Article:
───────────────────────── @Mike Christie: Chemical tracing is not something that most forensic chemists do. I would consider that more of a subspecialty than a separate field (much much smaller than toxicology). I could of course add something, perhaps to the end of the "modernization" section? Not really sure though since it is something that only a small subset of forensic chemists would even be involved in. I don't think having it in its own section would be doable. But back to the requested cite at hand. Would something like, [8] work? Investigators found castor seeds in the husband's car (planted there by his wife) so it shows that they were looking for such a think during the investigation. --Majora (talk) 02:58, 6 December 2016 (UTC)

Any reason not to use both the news source you found, and the cen.acs.org one I link above? That one explicitly talks about precursors. As for the tracing, I think it's worth a sentence -- it's there in a reliable source, and it's interesting and seems relevant to me. By the way, I found this book while searching for something to cite; is this a source you've consulted? Mike Christie (talk - contribs - library) 00:32, 7 December 2016 (UTC)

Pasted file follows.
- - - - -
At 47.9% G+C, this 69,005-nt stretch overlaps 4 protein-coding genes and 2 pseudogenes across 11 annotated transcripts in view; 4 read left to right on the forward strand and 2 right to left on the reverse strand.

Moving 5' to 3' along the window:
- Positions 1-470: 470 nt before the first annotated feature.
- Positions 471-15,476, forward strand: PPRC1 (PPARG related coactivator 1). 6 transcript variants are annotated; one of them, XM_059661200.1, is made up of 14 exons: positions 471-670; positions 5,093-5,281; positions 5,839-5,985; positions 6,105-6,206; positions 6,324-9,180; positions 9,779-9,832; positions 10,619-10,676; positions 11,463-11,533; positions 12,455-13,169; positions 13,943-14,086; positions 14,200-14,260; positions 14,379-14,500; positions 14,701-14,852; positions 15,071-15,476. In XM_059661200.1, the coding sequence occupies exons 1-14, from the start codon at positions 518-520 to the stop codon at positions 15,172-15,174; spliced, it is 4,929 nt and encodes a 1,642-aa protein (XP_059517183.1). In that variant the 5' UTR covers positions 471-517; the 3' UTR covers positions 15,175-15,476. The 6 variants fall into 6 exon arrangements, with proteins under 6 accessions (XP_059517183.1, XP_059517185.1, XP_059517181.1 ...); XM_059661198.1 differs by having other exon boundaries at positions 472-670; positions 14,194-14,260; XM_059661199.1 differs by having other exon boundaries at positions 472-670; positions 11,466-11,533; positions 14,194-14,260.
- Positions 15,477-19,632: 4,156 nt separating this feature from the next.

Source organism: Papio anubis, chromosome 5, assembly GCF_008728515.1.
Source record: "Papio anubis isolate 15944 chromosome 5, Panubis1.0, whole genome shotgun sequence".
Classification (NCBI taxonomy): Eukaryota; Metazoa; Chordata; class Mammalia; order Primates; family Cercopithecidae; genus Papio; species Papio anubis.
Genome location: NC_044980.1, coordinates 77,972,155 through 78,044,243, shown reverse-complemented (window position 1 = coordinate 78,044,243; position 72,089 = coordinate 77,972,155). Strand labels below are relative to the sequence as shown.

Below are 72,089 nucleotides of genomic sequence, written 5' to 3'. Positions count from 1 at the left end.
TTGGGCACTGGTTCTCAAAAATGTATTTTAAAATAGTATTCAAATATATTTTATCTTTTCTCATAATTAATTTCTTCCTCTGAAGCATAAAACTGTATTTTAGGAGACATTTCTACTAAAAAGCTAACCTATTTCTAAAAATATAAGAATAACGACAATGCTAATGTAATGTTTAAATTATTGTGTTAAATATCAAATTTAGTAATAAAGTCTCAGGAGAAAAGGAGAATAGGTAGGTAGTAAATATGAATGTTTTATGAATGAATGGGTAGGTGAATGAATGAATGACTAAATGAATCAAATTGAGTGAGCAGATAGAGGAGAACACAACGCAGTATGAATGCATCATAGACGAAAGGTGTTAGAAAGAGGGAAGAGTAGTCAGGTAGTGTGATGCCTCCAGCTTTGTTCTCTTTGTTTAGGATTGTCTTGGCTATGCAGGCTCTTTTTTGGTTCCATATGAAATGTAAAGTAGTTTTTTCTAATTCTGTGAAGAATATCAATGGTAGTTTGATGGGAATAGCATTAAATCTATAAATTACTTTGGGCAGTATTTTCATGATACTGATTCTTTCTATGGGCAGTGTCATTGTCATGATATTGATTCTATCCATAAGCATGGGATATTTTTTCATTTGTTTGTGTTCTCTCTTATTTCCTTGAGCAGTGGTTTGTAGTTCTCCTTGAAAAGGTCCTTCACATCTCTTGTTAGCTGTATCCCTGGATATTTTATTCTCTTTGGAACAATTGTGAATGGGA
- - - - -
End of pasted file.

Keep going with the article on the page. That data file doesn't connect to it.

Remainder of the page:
Fair enough. All requested citations are now done (or the sentence removed) and the line about chemical tracing has been added to the end of the modernization section. Please let me know what you think. Hopefully when Graham logs back on everything will be fixed to their satisfaction as well. --Majora (talk) 02:41, 7 December 2016 (UTC)